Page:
Back behind Quinn with everyone else, Bill Thompson has room to surge

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Thompson with a voter in 2009. (Azi Paybarah via flickr)
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At first glance, today's Quinnipiac poll makes the 2013 mayoral campaign look like a two-tier race, with City Council Speaker Christine Quinn in front and everyone else bunched up behind her.

Her nearest rival is former city comptroller Bill Thompson, who has 13 percent, followed by Public Advocate Bill de Blasio at 10 percent.

With the important disclaimer that it's silly to try to draw definitive conclusions from polling this far out, one thing that jumps out is that Thompson, the Democratic nominee in the last mayoral election, seems to have lots of room to improve among African-American Democrats, whose preferences in the poll break down like this:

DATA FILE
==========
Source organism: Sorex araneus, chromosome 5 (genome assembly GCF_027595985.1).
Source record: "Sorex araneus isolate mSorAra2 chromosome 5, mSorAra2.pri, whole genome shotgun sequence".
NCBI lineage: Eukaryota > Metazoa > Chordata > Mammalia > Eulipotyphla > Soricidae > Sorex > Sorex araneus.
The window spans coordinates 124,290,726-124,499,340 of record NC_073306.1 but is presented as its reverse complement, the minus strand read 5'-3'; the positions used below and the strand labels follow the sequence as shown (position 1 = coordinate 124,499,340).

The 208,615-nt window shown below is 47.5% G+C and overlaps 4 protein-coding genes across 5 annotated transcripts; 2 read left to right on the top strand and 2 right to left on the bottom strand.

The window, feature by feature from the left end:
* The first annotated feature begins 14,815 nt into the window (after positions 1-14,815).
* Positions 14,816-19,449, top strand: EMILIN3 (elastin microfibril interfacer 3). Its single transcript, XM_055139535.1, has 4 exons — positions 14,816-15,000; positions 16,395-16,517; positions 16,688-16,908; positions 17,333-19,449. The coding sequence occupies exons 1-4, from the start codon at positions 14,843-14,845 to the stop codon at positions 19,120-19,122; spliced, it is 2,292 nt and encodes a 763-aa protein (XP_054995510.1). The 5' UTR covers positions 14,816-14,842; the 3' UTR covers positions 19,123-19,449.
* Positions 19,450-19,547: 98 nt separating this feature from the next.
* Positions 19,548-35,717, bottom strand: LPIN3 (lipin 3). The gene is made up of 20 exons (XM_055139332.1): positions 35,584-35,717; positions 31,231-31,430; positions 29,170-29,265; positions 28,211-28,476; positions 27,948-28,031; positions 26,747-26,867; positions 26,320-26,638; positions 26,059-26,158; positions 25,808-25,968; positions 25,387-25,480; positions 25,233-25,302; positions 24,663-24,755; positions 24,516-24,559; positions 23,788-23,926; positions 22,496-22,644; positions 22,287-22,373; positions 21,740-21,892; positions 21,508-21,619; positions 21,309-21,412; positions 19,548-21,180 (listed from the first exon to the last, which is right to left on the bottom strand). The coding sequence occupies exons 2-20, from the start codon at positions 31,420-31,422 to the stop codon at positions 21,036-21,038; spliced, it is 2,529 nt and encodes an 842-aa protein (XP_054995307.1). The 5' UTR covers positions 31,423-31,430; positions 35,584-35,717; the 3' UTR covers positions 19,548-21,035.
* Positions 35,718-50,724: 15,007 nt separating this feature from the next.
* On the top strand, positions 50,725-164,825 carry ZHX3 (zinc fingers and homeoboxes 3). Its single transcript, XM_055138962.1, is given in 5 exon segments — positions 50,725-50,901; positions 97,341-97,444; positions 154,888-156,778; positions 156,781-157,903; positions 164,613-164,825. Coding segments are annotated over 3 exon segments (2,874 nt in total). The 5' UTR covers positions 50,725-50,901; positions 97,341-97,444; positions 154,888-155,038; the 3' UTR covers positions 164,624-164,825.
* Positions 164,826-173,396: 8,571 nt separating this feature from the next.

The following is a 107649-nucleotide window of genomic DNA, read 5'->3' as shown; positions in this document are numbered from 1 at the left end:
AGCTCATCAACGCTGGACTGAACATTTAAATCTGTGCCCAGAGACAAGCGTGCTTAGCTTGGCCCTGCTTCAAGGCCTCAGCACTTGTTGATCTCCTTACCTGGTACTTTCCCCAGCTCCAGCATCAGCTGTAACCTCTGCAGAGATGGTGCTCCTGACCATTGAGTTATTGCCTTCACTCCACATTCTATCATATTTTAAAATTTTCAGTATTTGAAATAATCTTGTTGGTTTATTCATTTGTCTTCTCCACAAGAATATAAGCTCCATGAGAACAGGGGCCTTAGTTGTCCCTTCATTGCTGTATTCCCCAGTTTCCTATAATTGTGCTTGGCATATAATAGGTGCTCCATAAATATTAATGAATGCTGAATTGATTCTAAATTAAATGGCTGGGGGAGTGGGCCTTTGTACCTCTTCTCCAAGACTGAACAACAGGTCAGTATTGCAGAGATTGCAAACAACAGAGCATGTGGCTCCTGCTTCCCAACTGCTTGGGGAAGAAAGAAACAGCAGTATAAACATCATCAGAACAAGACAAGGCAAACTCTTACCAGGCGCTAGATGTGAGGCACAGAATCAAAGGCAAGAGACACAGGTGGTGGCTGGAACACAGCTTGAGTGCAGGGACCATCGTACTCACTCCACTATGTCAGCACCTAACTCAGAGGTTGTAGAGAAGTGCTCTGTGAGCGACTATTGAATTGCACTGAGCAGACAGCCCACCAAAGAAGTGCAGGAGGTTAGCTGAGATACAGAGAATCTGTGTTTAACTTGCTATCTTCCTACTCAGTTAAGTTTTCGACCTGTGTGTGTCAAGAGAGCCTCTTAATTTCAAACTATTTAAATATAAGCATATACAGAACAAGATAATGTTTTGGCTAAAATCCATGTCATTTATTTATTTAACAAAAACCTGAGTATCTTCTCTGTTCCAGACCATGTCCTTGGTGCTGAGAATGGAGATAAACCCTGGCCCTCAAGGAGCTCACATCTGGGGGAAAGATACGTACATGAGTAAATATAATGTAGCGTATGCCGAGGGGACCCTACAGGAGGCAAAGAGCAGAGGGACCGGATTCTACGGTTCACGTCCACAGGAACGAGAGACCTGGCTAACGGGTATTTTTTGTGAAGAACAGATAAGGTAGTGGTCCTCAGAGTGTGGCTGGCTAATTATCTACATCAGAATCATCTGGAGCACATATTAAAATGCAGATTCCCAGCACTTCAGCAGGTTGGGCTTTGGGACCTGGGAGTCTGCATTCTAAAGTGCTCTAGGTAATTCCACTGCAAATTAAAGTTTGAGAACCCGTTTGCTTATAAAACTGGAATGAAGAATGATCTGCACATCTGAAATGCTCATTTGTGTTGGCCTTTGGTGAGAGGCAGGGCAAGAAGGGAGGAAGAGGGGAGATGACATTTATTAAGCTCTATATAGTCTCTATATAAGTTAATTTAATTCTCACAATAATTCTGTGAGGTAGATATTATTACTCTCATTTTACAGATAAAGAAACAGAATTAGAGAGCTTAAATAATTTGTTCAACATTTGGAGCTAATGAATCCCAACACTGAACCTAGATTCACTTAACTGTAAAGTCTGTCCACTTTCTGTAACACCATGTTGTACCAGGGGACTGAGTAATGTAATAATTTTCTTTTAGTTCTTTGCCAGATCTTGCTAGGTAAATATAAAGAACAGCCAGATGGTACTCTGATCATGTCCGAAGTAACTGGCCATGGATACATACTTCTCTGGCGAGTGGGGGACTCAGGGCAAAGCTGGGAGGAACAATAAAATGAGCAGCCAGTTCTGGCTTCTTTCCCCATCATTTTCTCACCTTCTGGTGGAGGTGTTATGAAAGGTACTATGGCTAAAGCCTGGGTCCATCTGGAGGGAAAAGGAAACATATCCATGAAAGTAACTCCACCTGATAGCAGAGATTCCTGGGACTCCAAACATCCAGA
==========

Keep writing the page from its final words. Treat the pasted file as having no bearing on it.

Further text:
24-Thompson

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19-Quinn

10-Liu

6-de Blasio

6-Allon

2-Stringer

30-undecided

It's hard to imagine Thompson, who is African-American, not getting the lion's share of that vote once the race gets underway in earnest.

A Marist poll of the prospective Democratic field taken in May 2009 gave Thompson 41 percent among African-American respondents, versus 24 for Anthony Weiner and 2 for Tony Avella, with 32 percent undecided, at a time when Weiner was leading overall. Shortly before the general, a Quinnipiac poll showed Thompson leading Bloomberg among African-American voters 62-23.

If Thompson attracts a comparable level of black support it would set him up as the leading alternative to Quinn, the de facto establishment candidate, possibly setting the stage for Quinn-Thompson runoff if neither candidate gets at least 40 percent of the vote in the primary.